THE NEW GILDED AGE (Part 2)
THE NEW GILDED AGE (Part 2)
Mid-Michigan Music Hall of Fame Lifetime Achievement Inductees - Class of 2014
08th May, 2014 0
This was the second year the Executive Board of The Review Music Awards presented a Lifetime Achievement Award to inductees that are now members of what one day we hope to showcase the legacies of in a Mid-Michigan Music Hall of Fame.
Last year’s inaugural inductees consisted of Jazz Great Sonny Stitt and Saginaw’s Michael Brush. This year the honors went to Jim Schmidtke and Al Limberg, co-founders of the seminal musical instrument and sound shop Watermelon Sugar. Each man possessed considerable talents; and Al Limberg served as the Soundman for a majority of our Review Music Award ceremonies – a distinction that is now being passed along to his son, Carey Limberg.
Al Limberg and Jim Schmidtke were two formidable individuals that together formed an architecture of sound and connection. John Lennon once said that celebrity was a bitch, because, as he put it, people never recognize you in the present. Their connection to you, he said, would forever be related to something they know of who you once were, and they can never really know how you are now.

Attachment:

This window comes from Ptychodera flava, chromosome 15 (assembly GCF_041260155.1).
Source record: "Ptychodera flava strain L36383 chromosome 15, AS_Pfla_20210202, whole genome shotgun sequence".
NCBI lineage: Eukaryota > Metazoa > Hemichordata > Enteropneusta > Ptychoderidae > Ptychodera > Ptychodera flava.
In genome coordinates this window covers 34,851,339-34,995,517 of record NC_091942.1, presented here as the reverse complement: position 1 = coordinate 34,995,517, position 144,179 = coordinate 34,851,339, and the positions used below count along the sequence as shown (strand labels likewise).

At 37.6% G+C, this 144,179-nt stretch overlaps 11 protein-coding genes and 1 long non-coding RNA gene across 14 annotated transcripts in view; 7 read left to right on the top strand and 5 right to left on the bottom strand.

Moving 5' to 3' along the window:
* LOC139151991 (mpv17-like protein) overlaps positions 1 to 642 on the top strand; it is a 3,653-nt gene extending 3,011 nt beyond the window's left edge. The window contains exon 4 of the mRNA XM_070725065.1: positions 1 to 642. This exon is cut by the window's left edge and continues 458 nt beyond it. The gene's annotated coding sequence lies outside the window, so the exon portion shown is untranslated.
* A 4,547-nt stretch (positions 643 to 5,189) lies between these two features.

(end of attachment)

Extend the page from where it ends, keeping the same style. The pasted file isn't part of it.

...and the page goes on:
Together these two men formed a fateful partnership when the their music store Watermelon Sugar from the ground up back in the late 70s, which for nearly 3 decades formed a significant linchpin that helped hold the musical community together, not only through each man’s respective talents as top notch sound technicians, but through their expansive commitment to all facets of our musical & cultural community.
They possessed a sense of engagement that brought power, coloration, and depth to whatever talent or voice walked into their store or took to the stage; and each of them carried those values through with personal commitment to any artist struggling to make a difference in our world.
Al left us two years ago and Jim departed this world last year, but throughout the course of their life they brought clarity to the musical messages emanating from stages big & small because they understood the power of music to redefine the context in which we live.
Their talents did not go unnoticed. Jim branched off to play keyboards in the ‘80s with the gifted and seminal band My Dog Bob, programming intricate compositions by the classical composer Pagaini on his keyboards when that art of digital programming was still in its infancy; and later formed his own recording studio. Whereas Al secured over 18 sound & lighting honors over the past two decades from fans & supporters at The Review Music Awards; and in 2007 he won a special award for individual making the biggest impact on the scene in the last 20 years. But fundamentally, both men resonated throughout the fabric of our community because they truly loved what they did and their passion spilled over in so many remarkable ways.
While Jim and Al are no longer with us physically, they will forever be omnipresent. Both were men of connection – hooking up music, artists, community friends and family and making it all the better because of their talent.